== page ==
Thursday, September 13, 2007

Now that's fan hatred

When I'm on gaming message boards I always make it a point to read threads with titles like "What's the Stupidest Game You've Ever Read?" I've found a lot of really great stuff tracking down things other people hate. Not because I'm some sort of contrarian, but simply because I seem to take roleplaying a lot less seriously than some folks. One man's stupid is another man's awesome, it seems. That's how I first found out about Under the Storm Giant's Castle.

So I was over at The Acaeum the day before yesterday when I found one of those kinds of threads. I found one great lead on an old third party D&D/Gamma Word/Traveller mash-up of some sort. But what I wanted to talk about today was a fellow named Rick's report on two terrible RuneQuest items. One of them, a city book called Eldarad, had already come up earlier in the thread as an example not of something stupid but rather as just an incredibly pisspoor product. Here's what Rick had to say:

In Germany, we actually burn a copy of Eldarad or Daughters of Darkness at a convention each year, alternating products each year. We've had upwards of 100 people attend the ceremony. We auction off a lighter with an original copy of the module thrown in for free. The book is usually still in the shrink and sold as a fund raiser. The purchaser gets the "honour" of leading the masses to the awaiting torch. We've been doing it since 1996.
Holy crap! Forget all those internet wimps moaning and groaning about 4e or the latest Forgie outrage or whatever. They can't hold a candle to the level of hatred that leads people to actual book burning. I seem to remember a couple other instances of reputed rpg book burning. Was it Donnie Mac talking about the GenCon reception of the Traveller hardcore to TNE. Donnie Mac is the nickname I just made up for Don McKinney. Maybe the D-Mac (another new nickname) will swing by here and tell his tale.

Then there's the Diana Jones Award. I have a lot of respect for the Diana Jones Award for Excellence in Gaming, because it in no way pretends to be "fair" or "democratic" or "reflective of the hobby" or any of that other stuff. I know I'm one of the people who, in the past, routinely criticized the Origins for exactly those reasons, but the Diana Jones folks never made any pretense about their agenda. Their award goes to what they think is excellent, and that's pretty much the whole criteria as far as I can tell. It's elitist. It's a bit pompous. But since you know you're getting pompous elitism, I'm totally onboard for it.But what does it mean?

There is not nor has there ever been a person named Diana Jones associated with this award. The name comes from TSR's old Indiana Jones RPG. According to the founding legend of the Award, back when TSR UK lost the license the stock they had on hand had to be destroyed. Encased in the lucite pyramid are the remains of the last copy they had on hand. Why someone chose to build a memorial to that event remains a mystery to me. Either way, apparently the "In" got burnt off, leaving the words "diana Jones" on one of the remaining pieces of the game. There's also a couple of the infamous Nazi™ stand-up figures. I hate those guys. Trademarked Nazis are the worst.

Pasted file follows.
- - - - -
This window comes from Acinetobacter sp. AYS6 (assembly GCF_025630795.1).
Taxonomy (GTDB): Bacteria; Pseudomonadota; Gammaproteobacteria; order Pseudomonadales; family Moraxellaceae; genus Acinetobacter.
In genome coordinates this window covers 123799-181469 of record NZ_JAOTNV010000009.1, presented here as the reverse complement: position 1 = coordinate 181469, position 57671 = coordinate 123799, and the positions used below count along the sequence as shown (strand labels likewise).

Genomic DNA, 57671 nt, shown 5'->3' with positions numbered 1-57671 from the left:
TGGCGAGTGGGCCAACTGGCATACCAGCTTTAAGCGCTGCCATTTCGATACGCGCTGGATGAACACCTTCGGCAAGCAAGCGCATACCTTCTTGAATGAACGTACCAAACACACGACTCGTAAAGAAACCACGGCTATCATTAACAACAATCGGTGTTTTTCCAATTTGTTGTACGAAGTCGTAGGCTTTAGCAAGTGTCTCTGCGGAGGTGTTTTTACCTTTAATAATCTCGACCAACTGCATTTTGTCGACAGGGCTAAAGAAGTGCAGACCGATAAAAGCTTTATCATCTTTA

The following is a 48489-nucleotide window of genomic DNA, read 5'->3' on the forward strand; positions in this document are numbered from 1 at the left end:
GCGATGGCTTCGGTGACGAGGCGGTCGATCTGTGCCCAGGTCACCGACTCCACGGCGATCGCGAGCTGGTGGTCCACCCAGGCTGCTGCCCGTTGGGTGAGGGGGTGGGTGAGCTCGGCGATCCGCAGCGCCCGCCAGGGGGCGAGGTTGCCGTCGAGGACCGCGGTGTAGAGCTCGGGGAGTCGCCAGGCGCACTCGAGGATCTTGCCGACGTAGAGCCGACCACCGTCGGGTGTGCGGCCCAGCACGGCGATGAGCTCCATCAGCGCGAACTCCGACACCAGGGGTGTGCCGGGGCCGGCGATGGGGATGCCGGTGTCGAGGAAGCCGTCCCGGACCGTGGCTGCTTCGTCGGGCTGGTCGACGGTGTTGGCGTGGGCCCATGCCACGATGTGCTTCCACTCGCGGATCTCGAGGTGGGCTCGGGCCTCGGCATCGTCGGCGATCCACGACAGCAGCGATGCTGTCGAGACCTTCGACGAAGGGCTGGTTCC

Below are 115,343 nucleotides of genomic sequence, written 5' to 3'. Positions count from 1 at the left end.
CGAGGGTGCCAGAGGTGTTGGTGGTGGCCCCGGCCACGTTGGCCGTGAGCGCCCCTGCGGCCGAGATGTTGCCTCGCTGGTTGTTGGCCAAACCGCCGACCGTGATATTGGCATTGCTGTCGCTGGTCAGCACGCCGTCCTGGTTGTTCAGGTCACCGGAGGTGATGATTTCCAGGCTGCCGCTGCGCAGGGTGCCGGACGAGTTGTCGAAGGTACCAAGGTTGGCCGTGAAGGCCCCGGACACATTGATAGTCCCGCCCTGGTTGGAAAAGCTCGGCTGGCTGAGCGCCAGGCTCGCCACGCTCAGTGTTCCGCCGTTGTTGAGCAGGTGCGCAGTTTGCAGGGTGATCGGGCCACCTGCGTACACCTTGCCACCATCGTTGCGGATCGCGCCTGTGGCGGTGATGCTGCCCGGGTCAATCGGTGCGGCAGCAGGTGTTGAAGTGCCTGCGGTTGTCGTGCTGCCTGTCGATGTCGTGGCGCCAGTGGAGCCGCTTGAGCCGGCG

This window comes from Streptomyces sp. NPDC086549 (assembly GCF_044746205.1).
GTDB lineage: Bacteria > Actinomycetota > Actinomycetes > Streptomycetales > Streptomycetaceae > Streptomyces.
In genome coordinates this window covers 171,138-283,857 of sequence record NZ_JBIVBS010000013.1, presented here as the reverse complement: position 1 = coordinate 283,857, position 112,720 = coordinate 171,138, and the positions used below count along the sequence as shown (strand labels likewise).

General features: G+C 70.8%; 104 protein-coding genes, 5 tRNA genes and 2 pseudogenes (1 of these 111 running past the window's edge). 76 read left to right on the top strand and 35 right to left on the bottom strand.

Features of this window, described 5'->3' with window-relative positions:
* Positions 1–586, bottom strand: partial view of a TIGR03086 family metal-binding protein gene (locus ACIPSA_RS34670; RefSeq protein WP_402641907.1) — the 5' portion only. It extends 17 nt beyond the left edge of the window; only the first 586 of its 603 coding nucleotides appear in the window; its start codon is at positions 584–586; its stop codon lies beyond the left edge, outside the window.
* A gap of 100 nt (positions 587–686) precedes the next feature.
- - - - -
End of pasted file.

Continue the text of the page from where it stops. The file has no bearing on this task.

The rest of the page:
I've wondered for a long time what is supposed to be signified by using the charred remains of one of TSR's less successful licensed games as an award. Is it a big 'F U!' to TSR? A middle finger raised to corporate non-indie gaming? The Diana Jones people say this:

The Diana Jones committee believes that a trophy that embodies the destruction of the last copy of one of the games industry’s most unloved and least-mourned roducts is a suitable symbol for the aims of the Diana Jones Award.

As a kid I didn't much care for the Indiana Jones RPG. The biggest letdown was that it came with no chargen rules. As written, you were expected to play Indy or Jock or Short Round or one of the other canonical film heroes. My game group rejected the game based upon the simple fact that all of our other TSR games up until that point had driven home the lesson that in roleplaying your were supposed to make up your own PC and only lamers played someone else's character. But I can't help but wonder how grown-up Jeffy would react to rereading a copy and maybe playing a session or two. It might rock on toast for all I know. Any game that promises Nazi™-punching can't be all bad.

Just thinking out loud here, but I also can't help but think that if a Forge darling author came out with a game where everyone was required to play a certain set of characters that it would quite probably be hailed as 'innovative' or at least 'intriguing'. Something like Evil Bob's My Love For You is Way Out Of Line but taken seriously.

And let's get a little perspective here: to consider any TSR game the 'most unloved and least-mourned' is just crazy talk. Comparatively speaking, the print runs were so high on most of TSR's games that there's bound to be at least a few fans of even their crappiest products. To think that something like Indiana Jones is going to be held in lower esteem than truly wretched rpgs like Racial Holy War or FATAL strikes me as just bitter anti-TSR nonsense. There's plenty of things to not like about TSR. To me, the fact that Indiana Jones was subpar doesn't seem to rank that high on a list of them.